Welcome to The Document Foundation Planet

This is a feed aggregator that collects what LibreOffice and Document Foundation contributors are writing in their respective blogs.

To have your blog added to this aggregator, please mail the website@global.libreoffice.org mailinglist or file a ticket in Redmine.

27 March, 2020



At Collabora, we invest a lot of hard work to make LibreOffice's features available in an online environment. Recently we greatly improved the Collabora Online mobile UI, so it's more smooth to use it from a mobile device. While putting more and more work into the software, trying to support more and more different platforms, we need also to spend time improving the test frameworks we use for automatic testing. These test frameworks make sure that while we enrich the software with new features, the software remains stable during the continuous development process.

End-to-end testing in the browser

One step on this road was the integration of cypress.io test framework into Collabora Online code. cypress.io is an end-to-end test run in the browser, so any online application can be tested with it. It mainly allows us to simulate user interaction with the UI and check the event's results via the website's DOM elements. That allows us to simulate user stories and catch real-life issues in the software, so our quality measurement matches the actual user experience.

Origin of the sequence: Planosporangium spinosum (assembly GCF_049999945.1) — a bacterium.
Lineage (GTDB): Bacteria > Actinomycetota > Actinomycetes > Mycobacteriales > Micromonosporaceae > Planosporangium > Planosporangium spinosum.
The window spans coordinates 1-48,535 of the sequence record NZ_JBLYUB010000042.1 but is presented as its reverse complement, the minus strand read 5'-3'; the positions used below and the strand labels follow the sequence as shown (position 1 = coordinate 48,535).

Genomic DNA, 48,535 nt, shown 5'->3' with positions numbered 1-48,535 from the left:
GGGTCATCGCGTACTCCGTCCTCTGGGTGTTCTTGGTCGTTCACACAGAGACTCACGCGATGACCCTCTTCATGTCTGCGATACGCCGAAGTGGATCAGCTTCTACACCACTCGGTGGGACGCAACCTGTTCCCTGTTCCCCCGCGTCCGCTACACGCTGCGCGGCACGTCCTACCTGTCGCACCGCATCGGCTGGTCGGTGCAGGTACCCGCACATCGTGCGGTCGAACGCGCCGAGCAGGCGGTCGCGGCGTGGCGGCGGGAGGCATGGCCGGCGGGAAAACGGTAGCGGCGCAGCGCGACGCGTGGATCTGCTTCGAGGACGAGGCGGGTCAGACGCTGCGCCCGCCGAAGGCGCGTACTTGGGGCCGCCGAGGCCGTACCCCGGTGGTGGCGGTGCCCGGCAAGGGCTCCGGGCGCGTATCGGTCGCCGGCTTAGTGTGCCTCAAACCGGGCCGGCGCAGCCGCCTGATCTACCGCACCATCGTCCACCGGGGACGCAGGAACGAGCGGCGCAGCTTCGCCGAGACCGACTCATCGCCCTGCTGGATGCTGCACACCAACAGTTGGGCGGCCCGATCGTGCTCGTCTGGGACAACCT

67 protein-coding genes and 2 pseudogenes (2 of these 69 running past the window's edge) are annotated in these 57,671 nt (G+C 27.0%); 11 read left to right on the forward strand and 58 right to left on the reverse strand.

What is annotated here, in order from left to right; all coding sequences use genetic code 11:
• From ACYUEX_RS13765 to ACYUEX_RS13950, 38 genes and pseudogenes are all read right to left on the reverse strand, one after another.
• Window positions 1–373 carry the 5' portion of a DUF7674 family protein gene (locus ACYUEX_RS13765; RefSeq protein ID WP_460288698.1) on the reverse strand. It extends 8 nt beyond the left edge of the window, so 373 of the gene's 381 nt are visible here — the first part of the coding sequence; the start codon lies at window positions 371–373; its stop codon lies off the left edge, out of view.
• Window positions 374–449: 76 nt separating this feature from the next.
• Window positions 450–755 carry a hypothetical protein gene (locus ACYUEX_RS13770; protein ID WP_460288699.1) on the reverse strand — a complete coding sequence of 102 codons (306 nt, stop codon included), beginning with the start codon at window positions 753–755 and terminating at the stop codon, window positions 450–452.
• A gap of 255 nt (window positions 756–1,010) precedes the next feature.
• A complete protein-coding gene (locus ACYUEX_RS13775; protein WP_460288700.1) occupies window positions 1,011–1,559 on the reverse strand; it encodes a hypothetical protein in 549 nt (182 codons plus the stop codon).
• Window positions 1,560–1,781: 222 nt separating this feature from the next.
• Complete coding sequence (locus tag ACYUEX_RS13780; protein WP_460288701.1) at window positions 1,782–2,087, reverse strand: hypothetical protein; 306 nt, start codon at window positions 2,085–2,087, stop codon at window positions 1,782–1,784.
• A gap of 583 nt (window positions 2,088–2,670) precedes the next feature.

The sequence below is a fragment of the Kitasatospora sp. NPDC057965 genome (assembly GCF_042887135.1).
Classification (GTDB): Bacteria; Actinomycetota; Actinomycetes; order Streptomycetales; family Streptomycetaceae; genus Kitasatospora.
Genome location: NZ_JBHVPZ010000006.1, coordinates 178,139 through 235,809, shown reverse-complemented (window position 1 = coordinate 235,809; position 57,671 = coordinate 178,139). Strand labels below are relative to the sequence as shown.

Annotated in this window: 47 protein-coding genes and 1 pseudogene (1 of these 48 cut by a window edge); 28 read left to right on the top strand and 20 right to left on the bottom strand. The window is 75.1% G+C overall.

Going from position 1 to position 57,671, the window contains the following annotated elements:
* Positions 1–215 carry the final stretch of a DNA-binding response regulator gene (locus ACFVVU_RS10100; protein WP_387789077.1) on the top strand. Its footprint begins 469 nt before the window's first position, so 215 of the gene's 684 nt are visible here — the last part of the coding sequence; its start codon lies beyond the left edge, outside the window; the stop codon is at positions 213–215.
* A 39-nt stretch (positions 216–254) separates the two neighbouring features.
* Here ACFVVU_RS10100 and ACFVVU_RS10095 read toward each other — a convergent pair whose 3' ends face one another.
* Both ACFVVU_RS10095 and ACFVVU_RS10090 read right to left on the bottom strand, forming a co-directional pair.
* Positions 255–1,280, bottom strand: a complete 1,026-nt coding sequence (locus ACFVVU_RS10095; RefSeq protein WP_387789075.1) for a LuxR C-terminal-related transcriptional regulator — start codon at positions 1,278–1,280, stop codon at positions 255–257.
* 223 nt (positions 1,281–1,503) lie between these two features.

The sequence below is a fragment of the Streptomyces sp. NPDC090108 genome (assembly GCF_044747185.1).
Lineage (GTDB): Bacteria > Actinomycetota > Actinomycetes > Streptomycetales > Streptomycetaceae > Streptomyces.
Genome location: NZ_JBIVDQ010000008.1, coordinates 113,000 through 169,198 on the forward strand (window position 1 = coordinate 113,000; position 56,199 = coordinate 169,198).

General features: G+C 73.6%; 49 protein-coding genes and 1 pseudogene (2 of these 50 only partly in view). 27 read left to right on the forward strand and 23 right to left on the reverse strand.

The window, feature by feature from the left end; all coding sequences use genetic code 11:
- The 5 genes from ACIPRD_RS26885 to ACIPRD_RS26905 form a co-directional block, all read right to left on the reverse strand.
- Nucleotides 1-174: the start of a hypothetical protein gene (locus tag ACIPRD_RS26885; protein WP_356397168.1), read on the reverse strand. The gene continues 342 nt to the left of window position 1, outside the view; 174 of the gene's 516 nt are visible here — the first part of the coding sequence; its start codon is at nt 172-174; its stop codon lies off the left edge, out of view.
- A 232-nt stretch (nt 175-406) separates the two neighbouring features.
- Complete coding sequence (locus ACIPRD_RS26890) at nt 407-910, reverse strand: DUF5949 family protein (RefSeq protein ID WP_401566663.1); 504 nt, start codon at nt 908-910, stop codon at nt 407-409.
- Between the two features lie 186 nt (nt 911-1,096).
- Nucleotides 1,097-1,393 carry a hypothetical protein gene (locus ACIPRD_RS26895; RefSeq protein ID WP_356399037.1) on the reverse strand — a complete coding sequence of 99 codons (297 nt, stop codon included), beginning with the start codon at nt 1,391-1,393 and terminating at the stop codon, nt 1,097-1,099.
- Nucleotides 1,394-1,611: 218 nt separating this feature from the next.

When I investigated the different alternatives for browser testing I also checked the Selenium test framework. I didn't spend more than two days on that, but I had an impression that Selenium is kind of "old" software, which tries to support many configurations, many language bindings which makes it hard to use and also makes it stuck in the current state, where it is. While cypress.io is a newer test framework, which seems more focused. It is easier to integrate into our build system and easier to use, which is a big plus because it's not enough to integrate a test framework, but developers need to learn how to use it too. I saw one advantage of Selenium: the better browser support. It supports all the main browsers (Chrome, Mozilla Firefox, Safari, Internet Explorer), while cypress.io mainly supports only Chrome, but it improves on this area. Now it has a beta Mozilla Firefox support. So finally I decided to use cypress.io and I'm happy I did that because it nicely works.

cypress.io in Collabora Online

So cypress.io is now integrated into the Collabora Online code and we already have 150 tests mainly for mobile UI. As we submit most of our work to upstream, these tests are also available in the community version of the software. It's integrated into the software's GNU make based build system, so a make check will run these tests automatically. This is also part of the continuous integration system, so we can catch any regression instantly, before it actually hits the code. It's recommended to all developers of the online code to get familiar with the test framework, so it will be easier to understand if a test failure indicates an issue in their proposed patch. There are a set of useful notes in the source code, in the readme file

25 March, 2020

  • Mail chew, S&M call, partner call.
  • Really pleased to see Collabora Office 4.2.1 for Android out - with a lot of rather important fixes, performance improvements, UI pretifications and much more.


Document Freedom is based on Open Formats, such as ODF or Open Document Format, the ISO standard native file format of LibreOffice and other FOSS office suites.

What is an Open Format?